By Shihar Aneez
COLOMBO (Reuters) - Credit rating agencies Fitch and Standard & Poor's downgraded Sri Lanka on Tuesday, citing refinancing risks and an uncertain policy outlook, after President Maithripala Sirisena's sacking of his prime minister in October triggered a political crisis.
Mahinda Rajapaksa, who replaced Wickremesinghe as prime minister, lacks a parliamentary majority and has been prevented by a court from holding office, delaying the country's 2019 budget and leading to violent scenes in the island's parliament.
Fitch and S&P cut their ratings by one notch to B from B+, following the third major rating agency, Moody's, that downgraded the island nation on Nov. 20.
"Investor confidence has been undermined, as evident from large outflows from the local bond market and a depreciating exchange rate," Fitch said in a statement.
The rating agency said that plans to raise funds through bilateral and commercial borrowing, or through the exercise of foreign currency swaps, could be challenging in the current political climate, though it rated its outlook at "stable", meaning it saw a longer-term recovery for the economy, that was badly hit by weather-related disruptions in 2016 and 2017.
S&P, meanwhile, said there has been a "significant erosion" in the political situation in Sri Lanka which could affect its ability to refinance its debts.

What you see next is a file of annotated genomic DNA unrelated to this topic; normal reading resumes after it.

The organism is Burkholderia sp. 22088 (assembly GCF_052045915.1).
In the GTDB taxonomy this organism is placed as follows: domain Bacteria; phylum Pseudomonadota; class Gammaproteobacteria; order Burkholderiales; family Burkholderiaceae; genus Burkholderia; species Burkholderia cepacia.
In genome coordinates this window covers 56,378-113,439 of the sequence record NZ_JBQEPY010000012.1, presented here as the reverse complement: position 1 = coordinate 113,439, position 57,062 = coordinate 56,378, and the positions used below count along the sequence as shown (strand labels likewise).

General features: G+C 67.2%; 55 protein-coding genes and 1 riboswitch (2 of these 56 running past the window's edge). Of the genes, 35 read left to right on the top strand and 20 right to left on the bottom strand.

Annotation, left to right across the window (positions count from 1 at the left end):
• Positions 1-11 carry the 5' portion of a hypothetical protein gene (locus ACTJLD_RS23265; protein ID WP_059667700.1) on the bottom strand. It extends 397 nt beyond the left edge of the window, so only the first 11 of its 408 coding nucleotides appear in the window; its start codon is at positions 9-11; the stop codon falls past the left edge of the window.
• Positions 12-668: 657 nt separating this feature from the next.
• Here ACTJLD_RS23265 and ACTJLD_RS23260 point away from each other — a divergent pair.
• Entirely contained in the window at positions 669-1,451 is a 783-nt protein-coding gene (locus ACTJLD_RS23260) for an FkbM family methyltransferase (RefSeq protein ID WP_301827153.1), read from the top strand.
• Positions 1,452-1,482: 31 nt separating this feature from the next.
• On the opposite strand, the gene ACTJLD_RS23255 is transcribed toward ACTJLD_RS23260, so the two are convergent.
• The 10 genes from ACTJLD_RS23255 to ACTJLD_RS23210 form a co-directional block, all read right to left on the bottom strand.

"We have to come out of this dragging political crisis. The borrowing cost is anyway going to rise with this," said the official, who declined to be named.
"We are of the view that actions by both rating agencies are too hasty as their decisions are based on short-term political uncertainties. Such uncertainties could be very short-lived only for couple of weeks," Central Bank Senior Deputy Governor Nandalal Weerasinghe told Reuters before S&P became the latest rating agency to downgrade.
The rupee currency has weakened nearly 17 percent so far this year, while yields on Sri Lanka's dollar bonds due in 2022 have risen by more than a percentage point to 8.24 percent since the crisis began.
(Editing by Alasdair Pal and Jacqueline Wong)
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